What’s Your Story? Using the Power of Story to Frame Your Life & Business
part 1 of 5
What Character Are You?
Stories make life interesting, so if you figure out the story of your life & business, your life & business will be more interesting to you and others.
Since ancient times, we have used stories to communicate ideas and experiences with each other. The thought that our lives are a story to be told, helps us frame how we think about ourselves and our purpose on this planet.
There are four main characters in a story, which one sounds the most like you?
The Four Main Characters
There are four major roles in stories, the Victim, the Villain, the Hero, and the Guide. Here’s the purpose of each of these roles:
- Victim – Needs to be rescued. Powerless.
- Villain – The one who is taking action to create the Victim. Evil.
- Hero – The one who rescues the Victim and defeats the Villain. Fights injustice.
- Guide – The one who helps the Hero win.
We play each of these roles in our day-to-day lives but it’s important that we are conscious of where we spend the majority of our time.
Victim – Try not to ever play the Victim! A Victim has no control over their situation and is essentially helpless. We are rarely actually helpless. We can adjust and overcome obstacles. It doesn’t mean we don’t ever need help, but we aren’t just waiting for someone to rescue us.
Victims don’t grow or get better, instead, they blame others and wait to be rescued.
Whenever we act like we’re powerless in our current situation, we are likely playing the Victim… don’t play the Victim!
Try also not to ever play the Villain! Villains are evil. The reason they exist is so that the Hero can focus their efforts on a single point to resolve the conflict and save the Victim. Often, Villains are created by a past hurt they incurred, and rather than learning from the pain or working to resolve the conflict, they are seeking vengeance.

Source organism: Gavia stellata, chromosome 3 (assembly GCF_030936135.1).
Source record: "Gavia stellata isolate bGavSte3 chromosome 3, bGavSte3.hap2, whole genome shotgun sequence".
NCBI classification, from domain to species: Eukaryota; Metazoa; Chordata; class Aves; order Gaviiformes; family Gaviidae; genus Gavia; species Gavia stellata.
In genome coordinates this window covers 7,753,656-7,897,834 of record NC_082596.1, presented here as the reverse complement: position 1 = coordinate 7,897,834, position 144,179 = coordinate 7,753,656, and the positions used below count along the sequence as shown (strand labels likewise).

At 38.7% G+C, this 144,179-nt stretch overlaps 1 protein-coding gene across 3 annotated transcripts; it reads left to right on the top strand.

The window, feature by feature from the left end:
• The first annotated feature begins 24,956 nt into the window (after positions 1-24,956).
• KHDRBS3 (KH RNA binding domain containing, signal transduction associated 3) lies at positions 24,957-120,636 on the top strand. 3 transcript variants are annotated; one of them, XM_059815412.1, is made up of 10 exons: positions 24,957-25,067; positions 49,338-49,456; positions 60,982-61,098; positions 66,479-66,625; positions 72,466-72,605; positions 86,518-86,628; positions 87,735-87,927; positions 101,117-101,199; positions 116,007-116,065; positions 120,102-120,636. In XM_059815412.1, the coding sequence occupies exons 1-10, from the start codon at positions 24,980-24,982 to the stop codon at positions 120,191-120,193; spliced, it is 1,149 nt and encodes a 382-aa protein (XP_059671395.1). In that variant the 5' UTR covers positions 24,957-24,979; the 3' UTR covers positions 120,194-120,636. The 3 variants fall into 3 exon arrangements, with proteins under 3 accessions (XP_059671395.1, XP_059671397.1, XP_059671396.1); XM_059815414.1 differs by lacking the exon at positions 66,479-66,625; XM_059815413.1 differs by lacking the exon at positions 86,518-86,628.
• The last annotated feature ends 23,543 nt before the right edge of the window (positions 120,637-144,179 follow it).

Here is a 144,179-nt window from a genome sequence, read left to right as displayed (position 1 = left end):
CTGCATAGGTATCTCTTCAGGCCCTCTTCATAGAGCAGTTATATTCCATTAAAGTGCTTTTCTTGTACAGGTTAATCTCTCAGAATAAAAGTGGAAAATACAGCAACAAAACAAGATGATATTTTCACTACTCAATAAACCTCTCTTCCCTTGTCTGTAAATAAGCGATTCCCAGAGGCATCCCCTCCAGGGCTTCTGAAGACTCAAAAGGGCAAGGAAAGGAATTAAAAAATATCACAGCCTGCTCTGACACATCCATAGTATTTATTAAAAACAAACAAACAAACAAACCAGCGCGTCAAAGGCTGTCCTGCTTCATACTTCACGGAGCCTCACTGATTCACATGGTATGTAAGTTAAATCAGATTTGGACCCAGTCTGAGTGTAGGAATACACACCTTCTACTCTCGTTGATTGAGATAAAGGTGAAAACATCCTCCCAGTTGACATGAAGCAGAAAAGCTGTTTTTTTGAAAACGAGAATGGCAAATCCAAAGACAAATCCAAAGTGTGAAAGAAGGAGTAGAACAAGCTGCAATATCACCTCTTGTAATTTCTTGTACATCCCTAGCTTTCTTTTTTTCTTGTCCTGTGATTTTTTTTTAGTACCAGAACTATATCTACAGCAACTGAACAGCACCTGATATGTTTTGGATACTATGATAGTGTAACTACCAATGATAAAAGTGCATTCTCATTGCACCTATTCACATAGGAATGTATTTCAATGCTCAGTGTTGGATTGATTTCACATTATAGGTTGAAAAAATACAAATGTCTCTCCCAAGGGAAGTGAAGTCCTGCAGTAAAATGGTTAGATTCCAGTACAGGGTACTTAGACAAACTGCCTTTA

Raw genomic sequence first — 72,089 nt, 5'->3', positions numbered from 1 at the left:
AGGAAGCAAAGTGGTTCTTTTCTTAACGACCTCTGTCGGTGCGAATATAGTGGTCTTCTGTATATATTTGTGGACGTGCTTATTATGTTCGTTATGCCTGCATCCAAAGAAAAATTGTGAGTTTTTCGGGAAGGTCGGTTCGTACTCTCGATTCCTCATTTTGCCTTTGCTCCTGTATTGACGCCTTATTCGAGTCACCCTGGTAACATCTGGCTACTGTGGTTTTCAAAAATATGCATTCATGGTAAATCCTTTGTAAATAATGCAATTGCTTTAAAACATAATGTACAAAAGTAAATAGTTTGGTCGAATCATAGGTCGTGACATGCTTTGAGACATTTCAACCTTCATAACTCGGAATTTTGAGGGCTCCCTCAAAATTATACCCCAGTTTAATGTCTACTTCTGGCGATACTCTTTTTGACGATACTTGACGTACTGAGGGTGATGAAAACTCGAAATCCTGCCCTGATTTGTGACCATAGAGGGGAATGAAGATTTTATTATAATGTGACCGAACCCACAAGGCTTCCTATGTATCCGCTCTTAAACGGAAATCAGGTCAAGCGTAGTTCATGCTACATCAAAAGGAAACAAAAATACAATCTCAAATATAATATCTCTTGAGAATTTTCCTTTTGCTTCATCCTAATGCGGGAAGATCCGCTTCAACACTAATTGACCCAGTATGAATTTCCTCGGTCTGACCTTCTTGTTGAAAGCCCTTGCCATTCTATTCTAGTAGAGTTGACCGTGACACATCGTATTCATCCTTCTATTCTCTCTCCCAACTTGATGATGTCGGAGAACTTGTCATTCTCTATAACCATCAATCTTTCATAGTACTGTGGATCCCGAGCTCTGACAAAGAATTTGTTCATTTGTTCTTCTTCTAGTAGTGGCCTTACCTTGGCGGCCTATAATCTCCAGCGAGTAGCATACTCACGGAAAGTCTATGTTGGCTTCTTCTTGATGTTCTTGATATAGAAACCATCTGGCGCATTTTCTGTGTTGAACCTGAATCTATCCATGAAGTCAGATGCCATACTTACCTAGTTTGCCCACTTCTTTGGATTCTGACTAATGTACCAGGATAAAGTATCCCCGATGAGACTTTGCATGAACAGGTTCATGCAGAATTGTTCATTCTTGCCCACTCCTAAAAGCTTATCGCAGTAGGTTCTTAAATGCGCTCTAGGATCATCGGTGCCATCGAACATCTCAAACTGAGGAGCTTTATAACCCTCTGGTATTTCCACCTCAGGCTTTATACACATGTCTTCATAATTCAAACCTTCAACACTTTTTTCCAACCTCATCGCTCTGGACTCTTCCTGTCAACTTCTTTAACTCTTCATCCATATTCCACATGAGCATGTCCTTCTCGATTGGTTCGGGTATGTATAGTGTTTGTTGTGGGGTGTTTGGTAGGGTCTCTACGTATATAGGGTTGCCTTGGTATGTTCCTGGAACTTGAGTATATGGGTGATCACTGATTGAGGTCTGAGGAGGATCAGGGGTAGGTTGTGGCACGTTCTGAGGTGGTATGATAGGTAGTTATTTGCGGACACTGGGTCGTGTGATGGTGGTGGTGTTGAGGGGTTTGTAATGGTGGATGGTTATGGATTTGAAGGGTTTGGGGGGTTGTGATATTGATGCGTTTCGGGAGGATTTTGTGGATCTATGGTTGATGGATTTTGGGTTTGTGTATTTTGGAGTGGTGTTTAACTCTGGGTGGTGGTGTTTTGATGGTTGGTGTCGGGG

In fact, they feel justified in their actions to right a past wrong that will make the world a better place. Unfortunately, they end up doing bad things in the name of good.
We need to be careful when we’re trying to get someone back for something they did to us, as that’s usually playing the Villain… don’t play the Villain!
This is one of the roles that you do want to play! Especially early in your career, you want to overcome challenges in life to help others and create value in the world. Helping others (Victims) and stopping evil (Villains) is all part of a Hero’s work. It’s vital to have a clear set of objectives and a counter-attack against some kind of injustice.
Heroes anticipate, expect, and accept that they will face challenges they’ll need to overcome. A Hero’s life isn’t easy.
Standing up for folks in a tough spot or gaining skill in a craft that will solve problems in the marketplace are Hero actions, and you definitely want to spend time playing the Hero!
This is the other role you want to play when it’s your time. Guides are in the story to help the Heroes win. After you’ve had some success as a Hero, you’ll have established your authority to transition to playing the Guide. Guides have already faced and overcome challenges, won and mastered a craft, and are ready to use that experience to help others win.
Playing the Guide is about being empathetic to the Hero’s situation, and using your past similar experiences to help the Hero win.
After building successful Hero experiences, the ultimate goal in life should be to end up as a Guide helping other Heroes to win!
What Character Do You Play?
You want to spend as little time as possible playing the Victim or the Villain. You want to start out playing mostly the Hero and chalk up a bunch of wins, overcoming obstacles and correcting injustices to defeat Villains and save Victims. Then you can transition from Hero to Guide by using your experience to see how you help other people win.
What character do you play most of the time?
Are your objectives clear and you’re overcoming obstacles to achieve them? What is your Hero story?
Consider your story and the part you’re playing. The more you can play the Hero or the Guide, the more positive your life will be.
If you’re interested in learning more about these roles, pick up a copy of Donald Miller’s book, Building a StoryBrand.
Next week, we’ll see how whatever role we normally play, impacts our lives and the opportunities we can create if we use the power of story for our brighter future.